When do I consider speech intervention for my child?

Speech Therapy
When do I consider speech intervention for my child?

Children are a heritage and blessing into our homes. They are born with an innate ability to learn language and communicate.  However, some have difficulty in understanding spoken language and to be able to speak fluently. While it is important, to allow them space and time to catch up with their typically developing peers, one must not miss out on the critical age of a child.

By the time they reach five years of age, their brain development is close to that of an adult and the neural connections are already made. Therefore, if your child is not able to communicate for his age level, it is important to seek professional help from a Speech Pathologist/ Speech Therapist, instead of waiting and watching while we are missing out on their critical years.

You need professional help if your child does not complete these skills by the appropriate age listed here below.

0 - 12 Months: Is able to take turns in vocalizing

Above 1 year - 2 years: Uses 50 – 200 words in his vocabulary and is able communicate in two-word phrases

2 – 3 years: Uses about 500 intelligible words and can ask simple ‘wh’ questions

3 – 4 years: Is able to use approximately 1500 words in his vocabulary and can tell the functions of objects and have long conversations

4 – 5 years: Can form complex sentences and narrate a story with appropriate grammatical structures such as irregular plurals and tenses.

In order for children to be able to achieve the above-mentioned skills by age, they must have acquired the pre-requisite skills for language acquisition which are sitting tolerance, joint attention, be able to look at the speaker, imitate gestures, and follow instructions.

  • Sitting tolerance: It is the ability to sit independently and engage in simple meaningful tasks such as painting, playing with a toy truck or dolls. It helps improve paying attention to a task, manipulate objects, core strength and regulation.
  • Eye contact: Response to name call, visually tracking an object in the environment, locating the speaker, sustaining eye contact during play or when the caregiver speaks to the infant are critical skills that are essential for language learning. There is a lot of buzz about it on social media, if children need to maintain eye contact or not. The fact of the matter is, if you are interesting to the child, s/he will probably look at you.
  • Compliance: The ability to imitate and follow instructions is a vital part of a child’s learning. An inability to imitate gestures, sounds, and words in addition to not following instructions consistently, have to be taken seriously and intervened at the earliest.
  • Joint attention and focus: An ability to focus on the same activity such as - being able to pay attention or look at the caregiver singing or looking at an object together along with the caregiver in a calm or regulated state is called joint attention. As an infant they must be able to look into the speaker’s mouth/ face keenly, in order to imitate their lip and mouth movements, a skill that emerges as early as six months of age or earlier in typically developing age matched infants.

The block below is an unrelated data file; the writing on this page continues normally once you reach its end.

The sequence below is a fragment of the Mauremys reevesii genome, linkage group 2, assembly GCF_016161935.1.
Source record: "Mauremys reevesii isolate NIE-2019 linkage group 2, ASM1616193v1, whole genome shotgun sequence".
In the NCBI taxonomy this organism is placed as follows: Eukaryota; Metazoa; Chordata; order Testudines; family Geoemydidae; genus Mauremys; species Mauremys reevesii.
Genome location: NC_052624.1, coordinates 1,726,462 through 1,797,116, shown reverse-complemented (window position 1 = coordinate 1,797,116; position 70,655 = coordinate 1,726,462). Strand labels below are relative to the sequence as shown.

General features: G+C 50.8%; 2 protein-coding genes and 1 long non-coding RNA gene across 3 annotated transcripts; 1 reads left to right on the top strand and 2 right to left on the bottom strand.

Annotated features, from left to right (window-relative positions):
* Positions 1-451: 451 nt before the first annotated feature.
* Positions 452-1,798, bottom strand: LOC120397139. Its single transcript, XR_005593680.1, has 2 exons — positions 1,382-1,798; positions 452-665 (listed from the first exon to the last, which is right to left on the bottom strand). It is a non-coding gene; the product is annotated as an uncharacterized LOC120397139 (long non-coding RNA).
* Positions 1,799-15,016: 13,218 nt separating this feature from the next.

Some children may be excellent with the above listed pre-requisites and have elaborate vocabulary; yet have difficulty being understood! They may have challenges in speaking with clarity. If that’s the case, the child may be having either of the following speech deficits.

  • Stammering: Difficulty is making words or sentences flow smoothly
  • Articulation errors: Difficulty in producing or pronouncing sounds and words correctly

It is extremely important that speech and language delays and disorders in children are identified and treated early, as they are core to effective communication. When left untreated children may face the following difficulties, but are not limited to:

  • Disinterest in classroom activities
  • Reading difficulties
  • Inability to follow rules of a game
  • Reduced attention while engaging in a conversation with communication partners
  • Poor social skills
  • Inability to make and sustain friends

Who can help?

A speech language pathologist/ Speech Therapist is a qualified professional in the field of speech, language and communication who can help identify children with communication disorders and plan a treatment protocol to bridge any gap between the child’s chronological or biological age versus the present functioning levels.

When is the right time to seek professional help?

Children as early as three months of age or even at birth can be identified at risk by a qualified speech language pathologist; however, often they are brought for intervention over three years of age waiting for the child to progress on her own and trying home remedies. Wait and watch will only delay any progress that can be made with intervention. Therefore, it is crucial that the child is given immediate speech and language therapy along with parent coaching by a qualified speech-language pathologist for best results.


Chitra Thadathil

Speech Language Pathologist






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